In July, 1882, the last of Wagner's operas, Parsifal, was staged at Bayreuth, running for sixteen performances under the direction of Hermann Levi. In September the composer travelled again to Italy, where an easier way of life seemed likely to be of benefit to his health. He died in Venice in February, 1883, after a severe heart attack and was later buried in the garden of his house in Bayreuth. His legacy to the world was an enduring body of stage works and a festival centred on them, as well as continued conflict between those fascinated by his achievement and those appalled by aspects of his character and his writing.
The allegorical story of The Ring, derived principally from the Nibelung Saga, concerns the conflict and struggle for power between the Nibelung dwarfs, the giants and the gods. In Das Rheingold Alberich, the Nibelung dwarf, has stolen from the Rhine-maidens the Rhinegold, from which he has made a ring that will give him absolute power over the world. Wotan, the ruler of the gods, has employed the giants Fasolt and Fafner to build Valhalla, giving them Freia, goddess of youth, in payment. By a trick he seizes the ring and the Rhine-gold from Alberich, who lays a curse on its possessor, and with some reluctance is persuaded to give it to the giants, in return for the release of Freia. The curse of the ring is first evident in the quarrel in which Fafner kills Fasolt for the gold and the ring. The opera ends with the Gods entering Valhalla, watched cynically by Loge, god of fire, as they cross the rainbow bridge across the Rhine.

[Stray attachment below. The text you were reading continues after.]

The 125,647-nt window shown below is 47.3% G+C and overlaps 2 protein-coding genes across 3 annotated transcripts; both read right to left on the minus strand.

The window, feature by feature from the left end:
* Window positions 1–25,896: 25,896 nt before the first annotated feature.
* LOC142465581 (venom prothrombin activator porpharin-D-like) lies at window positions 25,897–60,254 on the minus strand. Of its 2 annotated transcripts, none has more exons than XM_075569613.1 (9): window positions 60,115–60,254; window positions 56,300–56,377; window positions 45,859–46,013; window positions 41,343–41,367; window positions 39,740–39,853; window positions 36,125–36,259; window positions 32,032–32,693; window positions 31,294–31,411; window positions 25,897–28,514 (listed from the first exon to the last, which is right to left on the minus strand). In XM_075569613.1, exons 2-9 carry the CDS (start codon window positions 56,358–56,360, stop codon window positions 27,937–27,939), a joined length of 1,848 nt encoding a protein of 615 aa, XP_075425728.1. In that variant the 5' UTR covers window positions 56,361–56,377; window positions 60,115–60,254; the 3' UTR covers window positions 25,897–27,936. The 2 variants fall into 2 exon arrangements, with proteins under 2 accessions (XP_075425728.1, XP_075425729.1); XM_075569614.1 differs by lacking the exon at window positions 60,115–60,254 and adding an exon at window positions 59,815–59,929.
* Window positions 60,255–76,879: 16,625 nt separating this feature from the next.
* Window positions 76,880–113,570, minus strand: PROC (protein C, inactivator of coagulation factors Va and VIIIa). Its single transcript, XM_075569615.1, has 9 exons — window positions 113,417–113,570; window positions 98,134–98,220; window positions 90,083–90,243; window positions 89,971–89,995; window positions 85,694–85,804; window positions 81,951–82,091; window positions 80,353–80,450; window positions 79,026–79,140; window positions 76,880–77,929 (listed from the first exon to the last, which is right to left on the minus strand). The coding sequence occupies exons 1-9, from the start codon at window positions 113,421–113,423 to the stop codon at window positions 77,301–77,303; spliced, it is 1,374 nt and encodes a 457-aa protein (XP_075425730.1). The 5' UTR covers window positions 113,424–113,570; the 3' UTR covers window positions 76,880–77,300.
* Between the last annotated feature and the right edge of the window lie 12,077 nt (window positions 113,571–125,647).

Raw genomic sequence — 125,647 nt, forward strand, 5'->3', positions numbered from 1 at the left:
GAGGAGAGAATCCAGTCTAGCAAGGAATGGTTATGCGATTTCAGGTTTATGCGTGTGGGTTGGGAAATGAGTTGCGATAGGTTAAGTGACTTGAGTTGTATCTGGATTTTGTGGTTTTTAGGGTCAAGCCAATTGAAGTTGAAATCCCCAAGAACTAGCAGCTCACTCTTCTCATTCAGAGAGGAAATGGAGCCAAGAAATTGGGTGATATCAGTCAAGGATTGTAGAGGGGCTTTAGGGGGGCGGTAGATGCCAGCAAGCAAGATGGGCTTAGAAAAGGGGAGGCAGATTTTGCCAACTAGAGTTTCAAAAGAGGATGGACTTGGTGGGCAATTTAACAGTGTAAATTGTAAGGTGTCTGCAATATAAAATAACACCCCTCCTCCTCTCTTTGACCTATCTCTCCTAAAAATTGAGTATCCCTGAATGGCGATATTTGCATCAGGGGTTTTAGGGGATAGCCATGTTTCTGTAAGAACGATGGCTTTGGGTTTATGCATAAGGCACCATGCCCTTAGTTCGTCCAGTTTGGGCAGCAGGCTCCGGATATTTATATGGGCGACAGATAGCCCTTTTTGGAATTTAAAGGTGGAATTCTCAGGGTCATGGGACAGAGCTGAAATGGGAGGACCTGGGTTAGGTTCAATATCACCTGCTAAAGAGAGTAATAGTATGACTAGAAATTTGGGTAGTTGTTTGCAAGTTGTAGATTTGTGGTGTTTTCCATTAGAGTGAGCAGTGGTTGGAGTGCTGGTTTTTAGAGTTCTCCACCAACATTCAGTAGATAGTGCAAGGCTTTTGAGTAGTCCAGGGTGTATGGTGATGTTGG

Die Walküre deals with Wotan's attempts to arrange the defence of his stronghold Valhalla. For this purpose he begets nine warrior maidens, the Valkyries, who will bear the bodies of fallen heroes to the castle, where they will live again to aid in its defence. To kill the giant Fafner he begets Siegmund and Sieglinde, twins separated in early life and re-united as the second opera opens, with Sieglinde, married to Hunding, giving her brother shelter in her husband's hut. Siegmund is killed, in spite of the help of Brünnhilde, one of the Valkyries and Wotan's confidante, given against her father's command. She is punished by confinement to a rock, surrounded by fire, to be released by a future hero. Sieglinde is to give birth to such a one, Siegfried, son of Siegmund. The famous Ride of the Valkyries introduces the third ac t of the drama, as the Valkyries gather on a mountain peak, bringing on their horses the bodies of fallen heroes. Brünnhilde is to join them, bringing with her Sieglinde.